David Hensel is turning towers blue with this beautiful azure magician’s tower. David based the model on an enchanting painting by artist Péah. While the entire model is filled with the sorts of complicated techniques and detailing David is accustomed to using, I particularly like the brick-built blue embellishments over the smaller building’s window. That’s a great detail many builders would have left out.
Brick to the Past is a British collective (and veritable Who’s Who of top-notch castle builders) that focuses on large historical LEGO displays. The team finally unveiled its 2015 opus at the STEAM expo this month, and it’s a real humdinger! Entitled The Wall, it’s an expansive and gorgeously detailed slice of Romano-Celtic life along both sides of Hadrian’s wall.
The Roman side features a full minifig scale fort, villa, temple, bath house, milecastle and town. Whilst the Celtic side features an Iron Age village, farmhouse and standing stones. All laid out amidst some great contoured landscaping and a long snaking section of the famous wall.
If I recall correctly, we reported on a community poll that LEGO conducted a few years ago, to gather suggestions for possible future LEGO themes. And if also I recall correctly, a large number of you cried out for a Roman theme. So while we wait and hope for LEGO to finally see the light, I thoroughly recommend you get your fix by checking out all the detailed photos of this awesome display.
Castor Troy spent the past year working on this massive 6 feet tall creation depicting a fantasy guild of vampire hunters. The elaborate pillar consists of varying techniques of rock work as well as embedded structures, and on top are buildings depicting different ethnicities uniting to fight the vampires. Check out more details of this colossal creation on Flickr.
Today at the New York Comic Con, LEGO officially pulled the curtain from their newest line, Nexo Knights. A cross between Space and Castle, Nexo Knights features knights in robotic power armor riding mechanical hovering horses and driving giant vehicles. The Nexo Knights theme will be accompanied by a companion app titled Merlok 2.0, as well as a 20-episode television series chronicling the adventures of the knights. It airs in December.
While many of our viewers will no doubt be having flashbacks to Knights Kingdom II right about now, it looks like these sets will at the least feature a lot of new parts great for Space and Mecha builders. We also still haven’t seen the full set lineup, so keep your eyes out for the rest of the sets.
Read the full press release after the jump. Continue reading
Thorsten Bonsch (Xenomurphy) spent over half a year and over 11,000 pieces to build this ritualistic portal known as the Dolmen from The Elder Scrolls Online. The most intriguing part of this diorama is the mosaic of runes surrounding the anchor centerpiece. Check out the detail shots to see some close-up action.
This beautiful section of medieval wall is part of a much larger display put together by the folks over at THE BRICK TIME for the SteineWahn LEGO exhibition in Berlin earlier this month. As much as I enjoy the ‘tumble-down’ style of castle building that is very popular right now, it is kind of refreshing to stumble across a crisp piece of German engineering like this! The texturing and color palette are to die for:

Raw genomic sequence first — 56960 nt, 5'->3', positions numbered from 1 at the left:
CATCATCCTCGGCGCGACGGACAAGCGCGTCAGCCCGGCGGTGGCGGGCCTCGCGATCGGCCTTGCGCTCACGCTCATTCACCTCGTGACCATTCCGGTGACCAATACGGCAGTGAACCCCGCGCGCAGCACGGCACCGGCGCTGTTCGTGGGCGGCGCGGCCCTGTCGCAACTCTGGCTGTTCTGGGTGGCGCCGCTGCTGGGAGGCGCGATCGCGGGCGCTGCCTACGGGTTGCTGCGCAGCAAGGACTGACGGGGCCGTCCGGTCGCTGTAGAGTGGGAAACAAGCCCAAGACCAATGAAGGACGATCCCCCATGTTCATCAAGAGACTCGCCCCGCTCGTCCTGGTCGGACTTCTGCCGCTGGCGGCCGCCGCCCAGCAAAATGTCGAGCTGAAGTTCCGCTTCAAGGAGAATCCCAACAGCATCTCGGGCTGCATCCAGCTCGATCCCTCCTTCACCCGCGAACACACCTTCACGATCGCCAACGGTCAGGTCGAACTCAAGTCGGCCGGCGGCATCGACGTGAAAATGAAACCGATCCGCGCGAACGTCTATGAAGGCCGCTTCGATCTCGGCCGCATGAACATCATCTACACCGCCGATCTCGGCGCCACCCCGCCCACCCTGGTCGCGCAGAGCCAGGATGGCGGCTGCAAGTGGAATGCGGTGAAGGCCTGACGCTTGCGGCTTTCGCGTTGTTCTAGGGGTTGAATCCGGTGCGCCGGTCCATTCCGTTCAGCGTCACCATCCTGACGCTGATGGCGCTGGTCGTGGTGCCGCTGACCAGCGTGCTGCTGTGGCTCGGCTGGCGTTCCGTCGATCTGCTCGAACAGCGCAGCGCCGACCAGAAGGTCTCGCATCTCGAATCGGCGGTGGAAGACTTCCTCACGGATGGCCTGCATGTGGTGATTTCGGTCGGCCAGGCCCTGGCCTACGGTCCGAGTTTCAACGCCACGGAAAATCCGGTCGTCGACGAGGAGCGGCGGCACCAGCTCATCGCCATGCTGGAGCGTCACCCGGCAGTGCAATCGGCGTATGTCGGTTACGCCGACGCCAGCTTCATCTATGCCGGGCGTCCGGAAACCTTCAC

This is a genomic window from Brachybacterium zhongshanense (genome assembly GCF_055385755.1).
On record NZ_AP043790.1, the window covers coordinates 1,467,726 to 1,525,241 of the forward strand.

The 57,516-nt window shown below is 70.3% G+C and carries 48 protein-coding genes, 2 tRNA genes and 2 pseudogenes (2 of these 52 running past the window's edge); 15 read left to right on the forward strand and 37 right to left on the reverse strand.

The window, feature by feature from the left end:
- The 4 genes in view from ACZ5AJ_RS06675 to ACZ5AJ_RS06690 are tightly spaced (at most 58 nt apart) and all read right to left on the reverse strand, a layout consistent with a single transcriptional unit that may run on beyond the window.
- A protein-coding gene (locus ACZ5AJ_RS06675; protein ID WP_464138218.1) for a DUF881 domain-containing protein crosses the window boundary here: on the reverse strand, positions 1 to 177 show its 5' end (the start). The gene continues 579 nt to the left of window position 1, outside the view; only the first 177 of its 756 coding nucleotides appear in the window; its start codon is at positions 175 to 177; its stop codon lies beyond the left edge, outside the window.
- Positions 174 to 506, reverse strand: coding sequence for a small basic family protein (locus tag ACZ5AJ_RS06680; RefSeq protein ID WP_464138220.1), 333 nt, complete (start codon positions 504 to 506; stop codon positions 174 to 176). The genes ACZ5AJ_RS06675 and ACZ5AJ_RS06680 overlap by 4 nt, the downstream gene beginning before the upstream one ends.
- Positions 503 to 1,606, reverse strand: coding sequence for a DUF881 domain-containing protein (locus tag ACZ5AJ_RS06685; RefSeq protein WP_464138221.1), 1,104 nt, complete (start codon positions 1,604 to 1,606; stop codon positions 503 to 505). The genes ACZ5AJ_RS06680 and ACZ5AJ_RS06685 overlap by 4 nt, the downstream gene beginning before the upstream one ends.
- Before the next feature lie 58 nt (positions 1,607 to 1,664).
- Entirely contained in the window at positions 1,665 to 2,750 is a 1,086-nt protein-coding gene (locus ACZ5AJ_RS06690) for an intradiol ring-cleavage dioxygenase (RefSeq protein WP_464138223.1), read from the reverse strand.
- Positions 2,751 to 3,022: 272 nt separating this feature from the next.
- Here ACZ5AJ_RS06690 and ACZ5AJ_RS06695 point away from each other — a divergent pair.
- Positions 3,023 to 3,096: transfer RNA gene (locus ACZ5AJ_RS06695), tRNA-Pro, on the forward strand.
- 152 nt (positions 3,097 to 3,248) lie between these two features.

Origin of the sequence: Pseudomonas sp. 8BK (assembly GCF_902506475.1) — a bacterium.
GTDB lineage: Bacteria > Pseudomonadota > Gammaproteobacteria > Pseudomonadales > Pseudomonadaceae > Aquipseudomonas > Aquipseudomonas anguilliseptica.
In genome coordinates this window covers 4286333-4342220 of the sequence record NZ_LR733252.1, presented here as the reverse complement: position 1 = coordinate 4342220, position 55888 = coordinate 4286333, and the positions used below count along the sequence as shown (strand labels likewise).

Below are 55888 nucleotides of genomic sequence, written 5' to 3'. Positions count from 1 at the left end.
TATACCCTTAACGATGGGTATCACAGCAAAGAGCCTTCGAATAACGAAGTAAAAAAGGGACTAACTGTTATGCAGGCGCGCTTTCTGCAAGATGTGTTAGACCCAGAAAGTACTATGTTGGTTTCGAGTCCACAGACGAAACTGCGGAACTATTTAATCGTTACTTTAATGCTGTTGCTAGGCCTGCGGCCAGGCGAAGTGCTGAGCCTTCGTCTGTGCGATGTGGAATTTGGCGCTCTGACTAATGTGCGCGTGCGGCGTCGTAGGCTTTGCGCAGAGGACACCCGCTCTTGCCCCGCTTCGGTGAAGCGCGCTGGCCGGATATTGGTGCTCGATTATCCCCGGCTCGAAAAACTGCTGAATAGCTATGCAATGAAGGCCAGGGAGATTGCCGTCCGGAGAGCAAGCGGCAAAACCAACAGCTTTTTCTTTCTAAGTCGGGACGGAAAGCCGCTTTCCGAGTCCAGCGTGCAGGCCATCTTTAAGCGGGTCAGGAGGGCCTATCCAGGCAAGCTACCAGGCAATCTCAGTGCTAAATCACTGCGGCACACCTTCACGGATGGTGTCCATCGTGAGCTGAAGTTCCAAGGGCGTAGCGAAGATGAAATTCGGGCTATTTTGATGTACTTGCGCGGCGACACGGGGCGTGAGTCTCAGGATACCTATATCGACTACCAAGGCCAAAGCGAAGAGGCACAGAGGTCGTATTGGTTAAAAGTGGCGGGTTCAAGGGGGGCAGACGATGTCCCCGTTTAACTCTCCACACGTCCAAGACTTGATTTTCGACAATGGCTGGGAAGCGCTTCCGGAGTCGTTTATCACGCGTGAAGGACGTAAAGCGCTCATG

Ivan Angeli builds big. Really big. His latest diorama, showing the clash of an angelic stronghold with nefarious Drow forces, measures about 12 by 6 feet. The name will be familiar to D&D Forgotten Realms aficionados, as most of Ivan’s models are based in the Dungeons & Dragons universe. Shown recently at LUGS United, a fan event in Belgrade, Serbia, Ivan says this diorama includes over 1000 minifigs, and the white tower is over 6 feet tall. Impressively, Ivan says that he has only enough room at home to build about 18 by 18 inches at a time, forcing him to carefully plan so that each section will fit together when assembled at a show. As with most fans who bring builds to shows — especially large builds — Ivan has plenty of tales of woe to tell of parts not connecting properly or structures collapsing the night before the show, requiring hasty on-site reconstruction. Be sure to also check out our interview with Ivan for his previous model, which was similarly as ridiculously large.
Our next featured creation from Iron Builder veteran and history lover Letranger Absurde features lots of yummy dark brown and one particular example of nice part usage (can you spot it?).
From the builder: “This was built as a request; perfect opportunity for me to build an Arthurian themed MOC since I’ve always wanted to do one. The sword’s pretty much the same from the Witcher build I’ve done previously.”
The epic poetry of Homer’s Iliad seems ripe for LEGO inspiration, but we don’t see a lot of Homeric LEGO. Simon Schweyer corrects this with a triptych of scenes from this great work of Classical literature.
First, Paris seduces and abducts Helen of Troy, setting in motion the vengeful war led by Helen’s husband Menelaus and his brother Agamemnon. A beautiful Spartan temple dominates the scene, complete with gilded statuary in the pediment.
Next, Simon depicts the 10-year siege of Troy itself, with a disconcerted Helen atop a surprisingly detailed white wall. My favorite detail is the rubble-filled interior section of the wall.
Finally, the Greeks send the Trojans a gift horse, into whose mouth they really should have looked. Again, my eye was drawn past the wooden horse in the foreground to the temple’s pediment, with some excellent red, gold, and white mosaic work.